Drastic performance degradation in Data Flow from SQLS => DBF's -- IDEAS PLEASE

  • Source is a custom SELECT (5 tidy columns) from SQL Server. Destination is a DBF file living on the same server's hard drive.

    When I first launch the flow, it appears to be flowing 10K rows every 1 second which *could* suffice for production, but immediately starts to falter. By the time it gets to 100K rows, it's taking 5-8 seconds every 10K rows, and by the time we get to 300K records, it's taking 20 seconds for 10K rows.

    There are no other significant processes happening on the box. I've also included the resource monitor's view of the disk load which seems light to me. CPU and memory are both un-taxed.

    I've already tried using "Fastload" on the destination objects, but I don't think that setting is defined for the VFP OLEDB driver.

    Screenshot shows 3 parallel flows, but I've also tried with just 1, no WHERE, no ORDER BY, various drives... all have the same issue.

    I ultimately need to get 260MM rows into umpteen DBF files (Foxpro 2G/file limitation), so this is a major road block right now.

    Does anyone have experience with exporting a massive set of data to DBF's with reasonable performance? How'd you do it?!?! Any insight as to what's happening here will help me, don't hesitate to respond.

    Thanks SSC!

    --------------------------

    PS --> just added the perfmon screeny... looks like there are quite a few page faults happening. Does this help? Other counters you'd like to see?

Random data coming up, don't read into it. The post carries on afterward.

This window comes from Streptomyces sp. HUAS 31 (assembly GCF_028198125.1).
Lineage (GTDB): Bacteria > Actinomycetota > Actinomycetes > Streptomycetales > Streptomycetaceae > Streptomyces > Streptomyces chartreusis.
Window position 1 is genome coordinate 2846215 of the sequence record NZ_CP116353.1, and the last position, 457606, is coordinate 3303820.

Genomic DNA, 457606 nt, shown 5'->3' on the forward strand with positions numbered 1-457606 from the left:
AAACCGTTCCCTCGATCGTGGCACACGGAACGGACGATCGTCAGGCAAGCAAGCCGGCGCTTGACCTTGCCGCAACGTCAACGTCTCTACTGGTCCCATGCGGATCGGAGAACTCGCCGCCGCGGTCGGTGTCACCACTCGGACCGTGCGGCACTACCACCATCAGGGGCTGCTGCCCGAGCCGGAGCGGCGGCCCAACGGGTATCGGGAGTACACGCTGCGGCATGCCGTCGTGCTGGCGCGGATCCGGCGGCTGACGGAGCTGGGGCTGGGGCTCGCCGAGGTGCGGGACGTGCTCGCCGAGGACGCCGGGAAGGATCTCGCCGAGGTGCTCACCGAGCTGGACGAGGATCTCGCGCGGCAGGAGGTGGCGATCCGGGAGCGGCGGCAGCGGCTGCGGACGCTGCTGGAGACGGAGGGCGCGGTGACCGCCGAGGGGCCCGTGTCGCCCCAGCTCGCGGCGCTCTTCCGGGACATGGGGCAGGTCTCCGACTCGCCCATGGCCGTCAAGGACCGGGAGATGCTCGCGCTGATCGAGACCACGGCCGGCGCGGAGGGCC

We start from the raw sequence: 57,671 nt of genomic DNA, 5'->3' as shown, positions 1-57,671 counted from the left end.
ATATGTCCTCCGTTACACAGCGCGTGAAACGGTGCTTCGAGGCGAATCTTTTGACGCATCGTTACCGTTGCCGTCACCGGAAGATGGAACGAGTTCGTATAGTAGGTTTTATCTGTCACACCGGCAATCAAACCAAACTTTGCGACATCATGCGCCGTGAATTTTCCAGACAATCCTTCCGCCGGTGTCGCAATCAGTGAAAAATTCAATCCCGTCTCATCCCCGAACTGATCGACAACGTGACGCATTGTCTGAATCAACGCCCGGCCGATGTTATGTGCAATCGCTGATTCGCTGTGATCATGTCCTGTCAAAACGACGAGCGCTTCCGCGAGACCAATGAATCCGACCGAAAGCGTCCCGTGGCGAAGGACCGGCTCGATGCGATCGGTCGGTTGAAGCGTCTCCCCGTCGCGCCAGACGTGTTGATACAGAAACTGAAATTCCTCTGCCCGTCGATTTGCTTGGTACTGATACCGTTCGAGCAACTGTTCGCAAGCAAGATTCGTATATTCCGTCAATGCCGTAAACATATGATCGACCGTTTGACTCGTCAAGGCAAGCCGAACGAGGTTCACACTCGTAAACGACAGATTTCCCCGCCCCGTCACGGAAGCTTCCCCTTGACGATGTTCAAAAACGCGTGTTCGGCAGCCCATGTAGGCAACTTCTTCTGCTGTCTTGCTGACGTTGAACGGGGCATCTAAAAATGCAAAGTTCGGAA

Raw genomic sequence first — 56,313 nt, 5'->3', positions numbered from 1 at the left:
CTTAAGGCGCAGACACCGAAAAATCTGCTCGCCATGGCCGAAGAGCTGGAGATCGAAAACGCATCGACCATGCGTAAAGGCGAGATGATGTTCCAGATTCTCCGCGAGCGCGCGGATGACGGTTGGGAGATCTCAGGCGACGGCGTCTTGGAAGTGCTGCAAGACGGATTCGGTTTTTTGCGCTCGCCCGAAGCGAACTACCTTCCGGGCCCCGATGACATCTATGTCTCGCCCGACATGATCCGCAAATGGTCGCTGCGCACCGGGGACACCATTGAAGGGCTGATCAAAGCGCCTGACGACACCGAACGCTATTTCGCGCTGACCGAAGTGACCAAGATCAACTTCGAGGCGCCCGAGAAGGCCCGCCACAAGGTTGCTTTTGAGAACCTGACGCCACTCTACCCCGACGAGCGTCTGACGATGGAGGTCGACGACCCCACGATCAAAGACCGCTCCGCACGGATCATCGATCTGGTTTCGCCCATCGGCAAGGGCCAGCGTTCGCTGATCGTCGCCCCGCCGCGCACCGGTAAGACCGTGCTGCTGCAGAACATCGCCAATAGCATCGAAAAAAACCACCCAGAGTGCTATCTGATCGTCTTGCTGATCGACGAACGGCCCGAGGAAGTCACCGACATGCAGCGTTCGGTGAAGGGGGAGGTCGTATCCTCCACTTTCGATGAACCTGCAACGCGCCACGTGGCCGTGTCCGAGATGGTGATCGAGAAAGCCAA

• Greg J (1/5/2012)


    just added the perfmon screeny... looks like there are quite a few page faults happening. Does this help? Other counters you'd like to see?

    Yep, page faults = using the swapfile for memory. Your memory IS taxed. If this is all on your local drive because you need to play in the sandbox, then your drive is being used for both read from SQL, write to DBF, and memory swapfile. You're not getting a true test here if that's the case.


    - Craig Farrell

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  • Stick with me Kraig...

    I'm attaching a screeny of the resource monitor's take on memory which is why I originally said it's not taxed.

    Also, I saw on the "output" tab, this message:

    "Warning: Could not open global shared memory to communicate with performance DLL; data flow performance counters are not available. To resolve, run this package as an administrator, or on the system's console."

    How do I rectify the situation you outlined? "Not a true test"... ?? How to I en-true this?

  • Greg J (1/5/2012)


    Stick with me Kraig...

    I'm attaching a screeny of the resource monitor's take on memory which is why I originally said it's not taxed.

    Also, I saw on the "output" tab, this message:

    "Warning: Could not open global shared memory to communicate with performance DLL; data flow performance counters are not available. To resolve, run this package as an administrator, or on the system's console."

    How do I rectify the situation you outlined? "Not a true test"... ?? How to I en-true this?

    Okay, I should have looked at the images too, sorry.

    Your SQL Server and the DBFs, if I'm reading that right, are on different Physical identifiers for the disks, even though they might be the same past the drivers. This almost looks like you're running it on a server not your desktop, so I may decide to foot-in-mouth my 'real test' comment. Everything you described sounded like a desktop sandbox, not a dev server environment.